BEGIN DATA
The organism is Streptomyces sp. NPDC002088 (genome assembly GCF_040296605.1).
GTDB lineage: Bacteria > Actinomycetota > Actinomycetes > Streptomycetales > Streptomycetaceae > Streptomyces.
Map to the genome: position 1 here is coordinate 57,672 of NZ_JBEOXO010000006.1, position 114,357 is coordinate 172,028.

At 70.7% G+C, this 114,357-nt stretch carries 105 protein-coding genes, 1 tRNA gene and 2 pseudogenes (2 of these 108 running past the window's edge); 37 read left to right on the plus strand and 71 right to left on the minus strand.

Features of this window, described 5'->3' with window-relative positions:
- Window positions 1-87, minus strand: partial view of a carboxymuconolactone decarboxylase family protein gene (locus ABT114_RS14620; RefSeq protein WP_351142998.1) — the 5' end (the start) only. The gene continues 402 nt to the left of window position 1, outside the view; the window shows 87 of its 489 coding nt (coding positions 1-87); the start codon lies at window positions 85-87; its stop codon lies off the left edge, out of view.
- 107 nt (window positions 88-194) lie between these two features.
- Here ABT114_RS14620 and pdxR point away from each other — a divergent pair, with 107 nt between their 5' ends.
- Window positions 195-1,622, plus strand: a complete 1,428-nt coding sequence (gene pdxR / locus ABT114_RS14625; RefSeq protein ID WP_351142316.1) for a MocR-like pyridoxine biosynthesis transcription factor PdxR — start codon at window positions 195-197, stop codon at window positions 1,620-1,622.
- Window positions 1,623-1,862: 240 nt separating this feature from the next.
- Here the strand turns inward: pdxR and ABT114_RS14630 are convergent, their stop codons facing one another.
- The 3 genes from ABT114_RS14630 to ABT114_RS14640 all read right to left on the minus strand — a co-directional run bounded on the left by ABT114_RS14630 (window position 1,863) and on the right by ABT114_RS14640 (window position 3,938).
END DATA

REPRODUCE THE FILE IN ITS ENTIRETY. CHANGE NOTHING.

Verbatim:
The organism is Streptomyces sp. NPDC002088 (genome assembly GCF_040296605.1).
GTDB lineage: Bacteria > Actinomycetota > Actinomycetes > Streptomycetales > Streptomycetaceae > Streptomyces.
Map to the genome: position 1 here is coordinate 57,672 of NZ_JBEOXO010000006.1, position 114,357 is coordinate 172,028.

At 70.7% G+C, this 114,357-nt stretch carries 105 protein-coding genes, 1 tRNA gene and 2 pseudogenes (2 of these 108 running past the window's edge); 37 read left to right on the plus strand and 71 right to left on the minus strand.

Features of this window, described 5'->3' with window-relative positions:
- Window positions 1-87, minus strand: partial view of a carboxymuconolactone decarboxylase family protein gene (locus ABT114_RS14620; RefSeq protein WP_351142998.1) — the 5' end (the start) only. The gene continues 402 nt to the left of window position 1, outside the view; the window shows 87 of its 489 coding nt (coding positions 1-87); the start codon lies at window positions 85-87; its stop codon lies off the left edge, out of view.
- 107 nt (window positions 88-194) lie between these two features.
- Here ABT114_RS14620 and pdxR point away from each other — a divergent pair, with 107 nt between their 5' ends.
- Window positions 195-1,622, plus strand: a complete 1,428-nt coding sequence (gene pdxR / locus ABT114_RS14625; RefSeq protein ID WP_351142316.1) for a MocR-like pyridoxine biosynthesis transcription factor PdxR — start codon at window positions 195-197, stop codon at window positions 1,620-1,622.
- Window positions 1,623-1,862: 240 nt separating this feature from the next.
- Here the strand turns inward: pdxR and ABT114_RS14630 are convergent, their stop codons facing one another.
- The 3 genes from ABT114_RS14630 to ABT114_RS14640 all read right to left on the minus strand — a co-directional run bounded on the left by ABT114_RS14630 (window position 1,863) and on the right by ABT114_RS14640 (window position 3,938).